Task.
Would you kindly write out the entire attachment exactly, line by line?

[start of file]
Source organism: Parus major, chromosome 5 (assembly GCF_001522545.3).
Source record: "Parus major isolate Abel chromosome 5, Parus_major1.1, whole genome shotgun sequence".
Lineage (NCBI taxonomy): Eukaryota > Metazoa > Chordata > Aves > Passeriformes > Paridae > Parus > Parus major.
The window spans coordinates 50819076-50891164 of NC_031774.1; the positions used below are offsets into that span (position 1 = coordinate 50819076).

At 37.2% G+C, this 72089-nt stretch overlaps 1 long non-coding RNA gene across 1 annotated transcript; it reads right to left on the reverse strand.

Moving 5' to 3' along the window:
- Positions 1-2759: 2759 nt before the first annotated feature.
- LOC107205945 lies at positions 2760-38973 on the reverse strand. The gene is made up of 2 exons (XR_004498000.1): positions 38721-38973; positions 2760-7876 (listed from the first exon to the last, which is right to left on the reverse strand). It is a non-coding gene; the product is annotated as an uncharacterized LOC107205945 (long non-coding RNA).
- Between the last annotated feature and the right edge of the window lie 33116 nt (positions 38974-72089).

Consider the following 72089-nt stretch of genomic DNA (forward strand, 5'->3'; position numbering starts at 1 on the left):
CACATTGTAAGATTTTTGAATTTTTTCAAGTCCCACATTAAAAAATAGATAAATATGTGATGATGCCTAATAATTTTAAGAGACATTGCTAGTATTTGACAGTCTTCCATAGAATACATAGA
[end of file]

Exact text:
Source organism: Parus major, chromosome 5 (assembly GCF_001522545.3).
Source record: "Parus major isolate Abel chromosome 5, Parus_major1.1, whole genome shotgun sequence".
Lineage (NCBI taxonomy): Eukaryota > Metazoa > Chordata > Aves > Passeriformes > Paridae > Parus > Parus major.
The window spans coordinates 50819076-50891164 of NC_031774.1; the positions used below are offsets into that span (position 1 = coordinate 50819076).

At 37.2% G+C, this 72089-nt stretch overlaps 1 long non-coding RNA gene across 1 annotated transcript; it reads right to left on the reverse strand.

Moving 5' to 3' along the window:
- Positions 1-2759: 2759 nt before the first annotated feature.
- LOC107205945 lies at positions 2760-38973 on the reverse strand. The gene is made up of 2 exons (XR_004498000.1): positions 38721-38973; positions 2760-7876 (listed from the first exon to the last, which is right to left on the reverse strand). It is a non-coding gene; the product is annotated as an uncharacterized LOC107205945 (long non-coding RNA).
- Between the last annotated feature and the right edge of the window lie 33116 nt (positions 38974-72089).

Consider the following 72089-nt stretch of genomic DNA (forward strand, 5'->3'; position numbering starts at 1 on the left):
CACATTGTAAGATTTTTGAATTTTTTCAAGTCCCACATTAAAAAATAGATAAATATGTGATGATGCCTAATAATTTTAAGAGACATTGCTAGTATTTGACAGTCTTCCATAGAATACATAGA